We talk a lot about best practices that you and your entire workforce need to follow in order to protect yourself, your business, and your customers from data theft. From ensuring that you have strong, unique passwords and making sure two-factor or multi-factor authentication is applied to all of your accounts, to keeping your endpoints updated, a lot of prevention is considered the barest necessities of cybersecurity. It’s worth understanding just how clever cybercriminals are, and just how easy it is to slip up and lose control over your own information.
If your team has trouble using the technology in your office, then you might be staring down an opportunity to completely revolutionize the way your business functions through the use of new business technology. It could be something as simple as your hardware being old or your systems needing a reexamination of your business processes; whatever it is, upgrading your business technology can pave the way forward.
Whether you like it or not, organizations are going to get hacked. It’s the cruel truth. There are just so many individuals and organizations looking to gain unauthorized access and siphon off data and money from businesses, that it is basically impossible to go long stretches of time to not have to confront it in some way. With the threat landscape what it is, companies now offer cyber insurance. Let’s take a quick look at cyber insurance and what you need to know about it.
Regardless of the business attempting it, data migration (or the process of moving data and systems to a new piece of infrastructure) is critical to get right. One way to improve your chances of success is to create and follow a migration strategy, evaluating it as you go. Let’s walk through some practices involved in doing so.
Unfortunately, some businesses have had to learn the hard way in order to pay attention to their business’ cybersecurity efforts. These cautionary tales aren’t lost on many business owners, but in some cases, they are still ignored. That’s where we come in. Today, we thought we would go through some basic things that any organization needs to know to keep their business safe.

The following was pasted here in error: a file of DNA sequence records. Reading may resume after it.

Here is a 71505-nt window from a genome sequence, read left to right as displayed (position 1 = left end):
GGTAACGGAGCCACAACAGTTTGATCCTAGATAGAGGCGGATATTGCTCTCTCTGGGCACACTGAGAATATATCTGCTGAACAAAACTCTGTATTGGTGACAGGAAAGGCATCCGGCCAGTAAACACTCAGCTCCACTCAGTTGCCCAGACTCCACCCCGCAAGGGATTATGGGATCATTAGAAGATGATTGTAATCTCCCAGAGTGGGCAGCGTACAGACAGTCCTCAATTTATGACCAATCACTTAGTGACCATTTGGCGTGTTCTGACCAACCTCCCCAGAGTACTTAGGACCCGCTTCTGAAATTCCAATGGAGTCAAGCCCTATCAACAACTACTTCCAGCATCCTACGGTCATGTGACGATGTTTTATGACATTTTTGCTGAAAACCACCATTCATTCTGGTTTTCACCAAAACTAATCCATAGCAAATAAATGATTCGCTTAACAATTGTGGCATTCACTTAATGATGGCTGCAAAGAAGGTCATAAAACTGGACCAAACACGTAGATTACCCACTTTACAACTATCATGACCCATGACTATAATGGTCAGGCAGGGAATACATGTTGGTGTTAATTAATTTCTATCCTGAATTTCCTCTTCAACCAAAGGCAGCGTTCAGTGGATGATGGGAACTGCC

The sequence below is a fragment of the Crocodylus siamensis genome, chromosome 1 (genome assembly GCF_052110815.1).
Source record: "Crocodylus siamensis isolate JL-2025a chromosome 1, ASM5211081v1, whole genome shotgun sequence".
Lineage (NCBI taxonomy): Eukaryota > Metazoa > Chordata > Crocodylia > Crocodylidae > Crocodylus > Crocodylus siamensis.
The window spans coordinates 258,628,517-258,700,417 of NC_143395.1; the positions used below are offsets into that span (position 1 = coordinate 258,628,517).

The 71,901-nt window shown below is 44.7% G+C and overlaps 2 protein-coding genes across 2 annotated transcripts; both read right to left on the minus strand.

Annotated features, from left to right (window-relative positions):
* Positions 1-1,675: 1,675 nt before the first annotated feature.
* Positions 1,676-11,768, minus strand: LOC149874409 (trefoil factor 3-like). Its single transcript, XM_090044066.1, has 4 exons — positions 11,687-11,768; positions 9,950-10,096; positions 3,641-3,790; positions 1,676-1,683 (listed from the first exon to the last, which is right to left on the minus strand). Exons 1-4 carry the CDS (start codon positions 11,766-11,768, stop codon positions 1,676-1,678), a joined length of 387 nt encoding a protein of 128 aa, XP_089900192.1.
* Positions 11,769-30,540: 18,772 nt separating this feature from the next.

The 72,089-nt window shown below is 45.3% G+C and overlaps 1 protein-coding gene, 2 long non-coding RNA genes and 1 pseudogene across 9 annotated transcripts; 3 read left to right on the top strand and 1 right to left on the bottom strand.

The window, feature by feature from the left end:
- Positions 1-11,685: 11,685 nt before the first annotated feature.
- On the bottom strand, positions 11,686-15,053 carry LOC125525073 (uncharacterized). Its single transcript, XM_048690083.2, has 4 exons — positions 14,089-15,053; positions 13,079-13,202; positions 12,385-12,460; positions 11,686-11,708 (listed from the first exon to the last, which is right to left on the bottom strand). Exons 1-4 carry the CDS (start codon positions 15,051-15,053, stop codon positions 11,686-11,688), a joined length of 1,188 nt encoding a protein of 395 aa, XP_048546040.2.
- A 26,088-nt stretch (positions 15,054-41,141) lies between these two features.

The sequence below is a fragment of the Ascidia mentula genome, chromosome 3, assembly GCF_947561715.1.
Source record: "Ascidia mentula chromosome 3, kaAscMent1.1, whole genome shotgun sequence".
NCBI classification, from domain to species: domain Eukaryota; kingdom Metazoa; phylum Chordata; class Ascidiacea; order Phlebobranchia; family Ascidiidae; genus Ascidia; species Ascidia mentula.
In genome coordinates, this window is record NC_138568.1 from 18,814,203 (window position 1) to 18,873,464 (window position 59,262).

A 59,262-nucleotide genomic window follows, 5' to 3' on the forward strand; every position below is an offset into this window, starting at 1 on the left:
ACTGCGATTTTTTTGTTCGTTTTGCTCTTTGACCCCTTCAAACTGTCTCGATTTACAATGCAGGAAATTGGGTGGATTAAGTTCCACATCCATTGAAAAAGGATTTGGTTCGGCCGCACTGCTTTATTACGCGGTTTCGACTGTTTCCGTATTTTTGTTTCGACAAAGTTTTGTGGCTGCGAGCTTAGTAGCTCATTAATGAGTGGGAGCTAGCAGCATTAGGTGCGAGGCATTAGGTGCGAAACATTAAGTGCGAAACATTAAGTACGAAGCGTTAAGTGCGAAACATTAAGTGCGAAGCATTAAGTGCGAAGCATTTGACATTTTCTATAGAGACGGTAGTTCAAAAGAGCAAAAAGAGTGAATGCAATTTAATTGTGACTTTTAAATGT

Google Chrome consumes your battery a lot faster than you might think, but Google has started to take steps toward implementing a feature that could potentially help users get more battery life while using their web browser. This new feature, an experimental one implemented with Chrome version 108, could potentially be a game-changer for both personal and professional Chrome use.
Do you remember the “Hello, I’m a Mac, and I’m a PC” commercials that aired from 2006 to 2009? These ads, which featured actors Justin Long and John Hodgeman as Mac and PC, respectively, were put out by Apple to promote their line of computers, highlighting the advantages that Macs had over the PC. One advantage the ads referenced repeatedly was the idea that Macs “don’t get viruses,” something that research conducted by Elastic Security Labs has disproved beyond any doubt.
Google Chrome can really eat away at your battery if you let it, and with Chrome being such a high-use application, Google has a feature (albeit a hidden one) that can help users consume less battery life with Google Chrome active. This new feature, available in Chrome version 108, is called Energy Saver. What do you need to know about it before implementing it?